In North American baking tradition, only wheat flours are regularly malted by millers, they add diastatic malt or amylolytic enzymes to flours after milling them.  In European baking, none of the flours are malted by millers, it is always done by bakers, so bakers naturally know this and do not even mention diastiatic malt it in their recipes. 

RusBrot's CLAS from Andrey, the owner of RusBrot Youtube channel and BrotGOST blog, is again not a single starter, but a group of 8 recipes for a fast preparation of CLAS from scratch.

Pure unmalted rye flour method is #5 out of 8 on his list, it is not the speediest one (requires 24-48hrs or longer, It took over 60 hours in my tests of this method) and definitely one of the least effective ones. One out of three attempts to make a CLAS using that regular rye flour formula and method fail to produce a CLAS in 24-36 hours. In my tests, the very first one failed. 

RusBrot explains that whole rye German flours with 0.5-1% sugar in them are the reason why this method fails so often, they need supplementation with up to 5% diastatic malt for baking and at least 25% diastatic rye malt for developing a fail-proof CLAS  . NorthAmerican rye flours have zero sugars in them. They always have to be malted by bakers before using them in starters or rye bread, adding 2-5 % diastatic malt to them depending on the rye flour quality and its uses.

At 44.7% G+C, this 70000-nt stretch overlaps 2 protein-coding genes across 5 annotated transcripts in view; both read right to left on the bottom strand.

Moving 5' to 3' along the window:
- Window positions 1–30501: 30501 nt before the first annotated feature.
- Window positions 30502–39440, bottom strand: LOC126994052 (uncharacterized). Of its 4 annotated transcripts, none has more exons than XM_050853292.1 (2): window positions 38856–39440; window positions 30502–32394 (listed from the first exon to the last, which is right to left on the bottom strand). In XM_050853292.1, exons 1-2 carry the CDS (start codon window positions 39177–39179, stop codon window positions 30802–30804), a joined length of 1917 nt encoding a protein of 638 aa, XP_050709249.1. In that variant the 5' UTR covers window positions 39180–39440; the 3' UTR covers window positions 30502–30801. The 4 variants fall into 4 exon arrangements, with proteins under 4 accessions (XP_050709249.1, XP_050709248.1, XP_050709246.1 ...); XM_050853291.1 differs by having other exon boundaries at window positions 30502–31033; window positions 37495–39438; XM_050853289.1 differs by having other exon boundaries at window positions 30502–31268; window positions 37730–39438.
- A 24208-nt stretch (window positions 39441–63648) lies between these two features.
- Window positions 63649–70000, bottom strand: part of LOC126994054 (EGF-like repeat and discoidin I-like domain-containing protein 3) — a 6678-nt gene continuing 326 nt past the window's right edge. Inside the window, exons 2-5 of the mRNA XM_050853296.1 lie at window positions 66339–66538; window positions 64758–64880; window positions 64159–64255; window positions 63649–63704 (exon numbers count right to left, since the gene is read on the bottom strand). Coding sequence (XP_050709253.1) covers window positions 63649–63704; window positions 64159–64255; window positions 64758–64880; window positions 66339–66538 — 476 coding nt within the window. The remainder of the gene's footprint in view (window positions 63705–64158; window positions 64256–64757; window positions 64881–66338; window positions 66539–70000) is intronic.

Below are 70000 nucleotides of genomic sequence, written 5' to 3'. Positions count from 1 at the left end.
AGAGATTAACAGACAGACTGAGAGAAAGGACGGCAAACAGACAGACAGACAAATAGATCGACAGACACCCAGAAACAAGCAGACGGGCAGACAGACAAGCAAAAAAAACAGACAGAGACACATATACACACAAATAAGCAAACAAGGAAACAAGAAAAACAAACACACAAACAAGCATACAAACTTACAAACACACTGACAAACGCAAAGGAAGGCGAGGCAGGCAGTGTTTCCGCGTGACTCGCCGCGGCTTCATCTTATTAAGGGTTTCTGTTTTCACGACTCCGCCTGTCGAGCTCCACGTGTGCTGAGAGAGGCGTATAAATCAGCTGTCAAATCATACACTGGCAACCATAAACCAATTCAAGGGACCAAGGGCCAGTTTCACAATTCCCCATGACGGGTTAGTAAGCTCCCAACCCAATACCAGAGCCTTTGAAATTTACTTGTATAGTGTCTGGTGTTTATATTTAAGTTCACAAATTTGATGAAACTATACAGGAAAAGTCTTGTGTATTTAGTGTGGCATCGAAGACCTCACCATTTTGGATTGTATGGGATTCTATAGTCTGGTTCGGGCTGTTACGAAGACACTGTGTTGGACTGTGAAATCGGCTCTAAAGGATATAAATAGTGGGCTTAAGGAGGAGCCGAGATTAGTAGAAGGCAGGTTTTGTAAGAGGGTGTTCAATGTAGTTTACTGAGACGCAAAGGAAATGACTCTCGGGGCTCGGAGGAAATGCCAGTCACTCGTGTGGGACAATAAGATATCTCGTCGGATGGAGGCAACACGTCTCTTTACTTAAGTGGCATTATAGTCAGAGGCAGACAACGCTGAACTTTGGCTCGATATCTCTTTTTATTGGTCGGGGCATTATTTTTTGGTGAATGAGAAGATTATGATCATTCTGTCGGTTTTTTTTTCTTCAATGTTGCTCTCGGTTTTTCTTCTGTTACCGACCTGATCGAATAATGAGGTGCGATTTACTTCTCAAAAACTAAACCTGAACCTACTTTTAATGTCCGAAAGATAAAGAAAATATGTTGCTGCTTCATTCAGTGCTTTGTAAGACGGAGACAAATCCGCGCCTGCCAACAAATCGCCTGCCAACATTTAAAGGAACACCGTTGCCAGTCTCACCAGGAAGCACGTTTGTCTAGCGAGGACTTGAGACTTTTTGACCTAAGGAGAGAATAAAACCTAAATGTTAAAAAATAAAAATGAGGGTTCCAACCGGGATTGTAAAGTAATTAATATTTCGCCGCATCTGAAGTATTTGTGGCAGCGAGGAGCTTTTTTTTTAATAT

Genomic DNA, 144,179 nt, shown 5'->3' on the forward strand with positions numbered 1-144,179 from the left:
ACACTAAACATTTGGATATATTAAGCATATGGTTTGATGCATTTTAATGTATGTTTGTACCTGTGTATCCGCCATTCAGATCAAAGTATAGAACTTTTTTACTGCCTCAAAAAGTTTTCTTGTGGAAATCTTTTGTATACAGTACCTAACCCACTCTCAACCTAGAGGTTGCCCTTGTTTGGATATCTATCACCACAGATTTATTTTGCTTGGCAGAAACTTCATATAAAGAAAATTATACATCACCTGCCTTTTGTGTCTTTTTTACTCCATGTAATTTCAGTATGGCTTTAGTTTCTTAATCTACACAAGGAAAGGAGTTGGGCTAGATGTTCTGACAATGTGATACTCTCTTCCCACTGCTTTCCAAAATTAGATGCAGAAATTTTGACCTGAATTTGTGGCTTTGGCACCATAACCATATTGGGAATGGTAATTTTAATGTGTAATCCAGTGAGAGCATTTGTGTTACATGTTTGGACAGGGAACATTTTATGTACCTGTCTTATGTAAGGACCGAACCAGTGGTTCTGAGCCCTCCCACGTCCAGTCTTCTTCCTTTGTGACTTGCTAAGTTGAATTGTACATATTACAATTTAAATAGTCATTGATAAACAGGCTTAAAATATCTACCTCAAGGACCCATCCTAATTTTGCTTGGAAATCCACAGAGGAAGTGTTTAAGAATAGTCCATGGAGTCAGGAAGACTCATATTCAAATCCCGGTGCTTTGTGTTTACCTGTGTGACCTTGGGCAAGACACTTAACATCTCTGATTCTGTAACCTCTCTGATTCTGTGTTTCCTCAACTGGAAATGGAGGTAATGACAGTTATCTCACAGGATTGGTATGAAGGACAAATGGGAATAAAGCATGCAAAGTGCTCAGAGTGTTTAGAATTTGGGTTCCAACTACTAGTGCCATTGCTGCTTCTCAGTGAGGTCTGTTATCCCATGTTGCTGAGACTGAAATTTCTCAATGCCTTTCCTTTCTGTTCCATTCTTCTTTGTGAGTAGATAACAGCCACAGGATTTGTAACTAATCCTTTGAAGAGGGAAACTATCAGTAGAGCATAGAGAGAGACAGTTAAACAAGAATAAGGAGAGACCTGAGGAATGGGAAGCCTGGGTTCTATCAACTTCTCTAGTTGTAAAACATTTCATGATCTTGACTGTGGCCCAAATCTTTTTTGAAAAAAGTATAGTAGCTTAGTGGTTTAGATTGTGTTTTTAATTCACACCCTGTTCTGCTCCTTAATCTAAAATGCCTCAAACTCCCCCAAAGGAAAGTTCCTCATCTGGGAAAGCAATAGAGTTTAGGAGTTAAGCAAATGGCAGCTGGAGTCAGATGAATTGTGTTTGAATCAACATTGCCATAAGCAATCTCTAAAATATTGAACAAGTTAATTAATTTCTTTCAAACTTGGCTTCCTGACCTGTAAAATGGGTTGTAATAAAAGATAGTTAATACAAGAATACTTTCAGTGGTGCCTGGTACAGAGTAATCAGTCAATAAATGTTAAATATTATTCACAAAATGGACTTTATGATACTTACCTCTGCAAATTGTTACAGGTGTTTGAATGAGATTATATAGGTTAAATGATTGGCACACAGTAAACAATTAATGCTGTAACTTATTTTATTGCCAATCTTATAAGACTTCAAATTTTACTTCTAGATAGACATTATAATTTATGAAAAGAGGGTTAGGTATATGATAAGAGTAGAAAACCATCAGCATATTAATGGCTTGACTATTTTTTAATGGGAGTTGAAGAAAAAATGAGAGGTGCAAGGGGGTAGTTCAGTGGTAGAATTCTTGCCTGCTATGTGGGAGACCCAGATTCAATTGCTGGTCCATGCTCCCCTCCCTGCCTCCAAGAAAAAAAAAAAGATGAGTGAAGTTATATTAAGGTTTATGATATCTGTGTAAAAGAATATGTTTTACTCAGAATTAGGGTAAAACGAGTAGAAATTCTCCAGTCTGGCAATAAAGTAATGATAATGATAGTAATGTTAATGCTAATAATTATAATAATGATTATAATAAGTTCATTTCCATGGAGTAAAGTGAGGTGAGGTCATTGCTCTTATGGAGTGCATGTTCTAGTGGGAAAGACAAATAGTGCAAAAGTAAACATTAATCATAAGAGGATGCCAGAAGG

I put everything away in the freezer except for a small 4+ Day sample of  75gr(30 gr rye flour and 45 gr water) -- It is  in the refrig. I could refresh it 1:1 or 1:2?

You obviously could, you could do anything, there is no bread police or starter police around watching us ; )  But should you? 

If you want a "real" CLAS (pH=3.6, TTA=18-22°Н, bright plum aroma, reddish color), then

- take that 75g sample out of the fridge,

- add a teaspoon of sugar/honey/malt syrup, or diastatic malt, or both to it, and

- keep it at 40-44C for 24-48 hours or until a clear and strong aroma of plum, plum butter, or sour plums with spices shows up, and your pH test strips clearly show pH=3.5 color.  

Then refresh it 1:9 with a malted rye (5% diastatic malt) and keep it for 24 hours at 38-42C.